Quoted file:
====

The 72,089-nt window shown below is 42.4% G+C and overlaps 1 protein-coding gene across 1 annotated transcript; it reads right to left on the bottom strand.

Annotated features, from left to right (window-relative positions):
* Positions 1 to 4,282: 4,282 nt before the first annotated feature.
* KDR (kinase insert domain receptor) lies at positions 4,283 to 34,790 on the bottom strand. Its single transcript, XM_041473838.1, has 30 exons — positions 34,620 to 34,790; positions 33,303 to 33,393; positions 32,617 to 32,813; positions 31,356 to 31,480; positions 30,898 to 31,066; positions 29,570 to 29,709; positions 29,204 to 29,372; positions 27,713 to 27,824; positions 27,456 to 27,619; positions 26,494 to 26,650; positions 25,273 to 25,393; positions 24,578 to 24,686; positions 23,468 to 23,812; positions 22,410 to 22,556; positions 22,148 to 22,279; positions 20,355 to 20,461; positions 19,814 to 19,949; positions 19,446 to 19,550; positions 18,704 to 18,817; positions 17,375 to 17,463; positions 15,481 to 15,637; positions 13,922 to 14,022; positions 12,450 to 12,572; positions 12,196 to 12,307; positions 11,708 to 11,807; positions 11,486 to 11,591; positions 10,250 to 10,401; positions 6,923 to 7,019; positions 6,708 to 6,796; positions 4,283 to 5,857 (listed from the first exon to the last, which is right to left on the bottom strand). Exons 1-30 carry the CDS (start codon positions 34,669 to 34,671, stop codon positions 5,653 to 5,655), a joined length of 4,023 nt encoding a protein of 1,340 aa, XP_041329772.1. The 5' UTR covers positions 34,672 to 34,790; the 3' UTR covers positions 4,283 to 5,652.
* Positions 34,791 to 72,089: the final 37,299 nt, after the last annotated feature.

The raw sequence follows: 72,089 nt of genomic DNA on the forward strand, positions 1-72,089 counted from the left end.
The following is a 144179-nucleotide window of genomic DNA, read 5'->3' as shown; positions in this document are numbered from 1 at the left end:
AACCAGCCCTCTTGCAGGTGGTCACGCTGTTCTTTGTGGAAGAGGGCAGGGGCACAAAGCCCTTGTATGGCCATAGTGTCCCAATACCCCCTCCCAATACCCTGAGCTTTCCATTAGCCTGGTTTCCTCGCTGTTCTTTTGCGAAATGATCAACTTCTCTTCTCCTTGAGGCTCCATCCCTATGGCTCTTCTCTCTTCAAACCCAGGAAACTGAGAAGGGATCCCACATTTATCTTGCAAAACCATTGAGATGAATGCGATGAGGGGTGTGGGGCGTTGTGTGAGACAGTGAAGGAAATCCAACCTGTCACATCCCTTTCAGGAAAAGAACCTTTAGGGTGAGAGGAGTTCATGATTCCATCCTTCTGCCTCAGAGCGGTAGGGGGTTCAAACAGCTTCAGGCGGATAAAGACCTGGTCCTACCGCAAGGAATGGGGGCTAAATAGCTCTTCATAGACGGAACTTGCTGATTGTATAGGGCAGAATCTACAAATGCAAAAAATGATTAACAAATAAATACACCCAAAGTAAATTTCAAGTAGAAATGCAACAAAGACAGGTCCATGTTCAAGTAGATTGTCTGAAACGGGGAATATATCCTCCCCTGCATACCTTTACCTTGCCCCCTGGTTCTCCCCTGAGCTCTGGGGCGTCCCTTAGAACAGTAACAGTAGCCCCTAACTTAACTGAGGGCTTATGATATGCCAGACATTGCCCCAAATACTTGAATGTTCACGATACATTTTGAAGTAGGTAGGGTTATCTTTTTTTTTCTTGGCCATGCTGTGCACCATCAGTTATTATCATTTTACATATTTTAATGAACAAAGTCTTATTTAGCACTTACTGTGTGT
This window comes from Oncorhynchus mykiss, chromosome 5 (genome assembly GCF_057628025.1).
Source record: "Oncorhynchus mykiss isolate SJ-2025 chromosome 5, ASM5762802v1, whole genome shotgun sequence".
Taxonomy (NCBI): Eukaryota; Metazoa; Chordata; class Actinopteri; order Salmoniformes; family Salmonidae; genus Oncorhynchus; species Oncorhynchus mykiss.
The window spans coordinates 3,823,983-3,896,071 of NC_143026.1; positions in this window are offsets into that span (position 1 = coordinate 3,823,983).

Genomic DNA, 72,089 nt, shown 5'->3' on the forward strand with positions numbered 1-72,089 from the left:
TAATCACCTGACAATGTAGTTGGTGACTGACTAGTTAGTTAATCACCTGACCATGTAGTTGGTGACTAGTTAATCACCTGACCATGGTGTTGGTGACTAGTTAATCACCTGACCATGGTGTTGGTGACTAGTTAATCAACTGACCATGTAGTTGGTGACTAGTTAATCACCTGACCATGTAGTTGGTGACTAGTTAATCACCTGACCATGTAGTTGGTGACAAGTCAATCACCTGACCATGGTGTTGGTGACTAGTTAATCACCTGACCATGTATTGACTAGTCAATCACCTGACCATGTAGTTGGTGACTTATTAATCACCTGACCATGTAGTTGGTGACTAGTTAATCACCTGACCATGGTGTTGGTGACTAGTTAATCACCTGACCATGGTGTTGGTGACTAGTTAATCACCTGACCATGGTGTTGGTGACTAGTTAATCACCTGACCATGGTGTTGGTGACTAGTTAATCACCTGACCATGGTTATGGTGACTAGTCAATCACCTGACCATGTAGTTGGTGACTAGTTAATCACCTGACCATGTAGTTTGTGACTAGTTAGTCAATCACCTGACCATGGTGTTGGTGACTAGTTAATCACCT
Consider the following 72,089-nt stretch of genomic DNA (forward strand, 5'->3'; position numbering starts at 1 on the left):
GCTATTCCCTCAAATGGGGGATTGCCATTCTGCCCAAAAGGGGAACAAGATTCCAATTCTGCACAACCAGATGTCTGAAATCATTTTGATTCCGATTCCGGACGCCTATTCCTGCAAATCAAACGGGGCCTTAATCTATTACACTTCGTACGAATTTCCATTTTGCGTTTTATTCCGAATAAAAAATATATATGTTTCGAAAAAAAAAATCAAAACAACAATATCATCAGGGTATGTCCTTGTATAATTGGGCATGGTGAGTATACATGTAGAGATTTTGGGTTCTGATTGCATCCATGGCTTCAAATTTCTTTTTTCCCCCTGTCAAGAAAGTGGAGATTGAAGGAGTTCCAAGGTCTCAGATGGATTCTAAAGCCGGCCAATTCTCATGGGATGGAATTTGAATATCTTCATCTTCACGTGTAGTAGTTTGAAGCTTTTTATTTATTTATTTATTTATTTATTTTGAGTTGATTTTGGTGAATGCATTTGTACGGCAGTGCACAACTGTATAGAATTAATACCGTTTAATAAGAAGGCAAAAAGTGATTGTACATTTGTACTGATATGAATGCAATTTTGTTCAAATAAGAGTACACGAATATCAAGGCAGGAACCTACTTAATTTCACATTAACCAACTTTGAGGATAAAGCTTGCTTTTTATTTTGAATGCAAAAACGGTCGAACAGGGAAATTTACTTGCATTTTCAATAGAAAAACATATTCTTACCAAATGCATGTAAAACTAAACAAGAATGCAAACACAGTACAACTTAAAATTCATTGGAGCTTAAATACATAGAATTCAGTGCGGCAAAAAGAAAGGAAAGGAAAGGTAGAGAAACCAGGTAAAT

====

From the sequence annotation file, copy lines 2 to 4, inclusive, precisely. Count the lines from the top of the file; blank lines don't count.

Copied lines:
Annotated features, from left to right (window-relative positions):
* Positions 1 to 4,282: 4,282 nt before the first annotated feature.
* KDR (kinase insert domain receptor) lies at positions 4,283 to 34,790 on the bottom strand. Its single transcript, XM_041473838.1, has 30 exons — positions 34,620 to 34,790; positions 33,303 to 33,393; positions 32,617 to 32,813; positions 31,356 to 31,480; positions 30,898 to 31,066; positions 29,570 to 29,709; positions 29,204 to 29,372; positions 27,713 to 27,824; positions 27,456 to 27,619; positions 26,494 to 26,650; positions 25,273 to 25,393; positions 24,578 to 24,686; positions 23,468 to 23,812; positions 22,410 to 22,556; positions 22,148 to 22,279; positions 20,355 to 20,461; positions 19,814 to 19,949; positions 19,446 to 19,550; positions 18,704 to 18,817; positions 17,375 to 17,463; positions 15,481 to 15,637; positions 13,922 to 14,022; positions 12,450 to 12,572; positions 12,196 to 12,307; positions 11,708 to 11,807; positions 11,486 to 11,591; positions 10,250 to 10,401; positions 6,923 to 7,019; positions 6,708 to 6,796; positions 4,283 to 5,857 (listed from the first exon to the last, which is right to left on the bottom strand). Exons 1-30 carry the CDS (start codon positions 34,669 to 34,671, stop codon positions 5,653 to 5,655), a joined length of 4,023 nt encoding a protein of 1,340 aa, XP_041329772.1. The 5' UTR covers positions 34,672 to 34,790; the 3' UTR covers positions 4,283 to 5,652.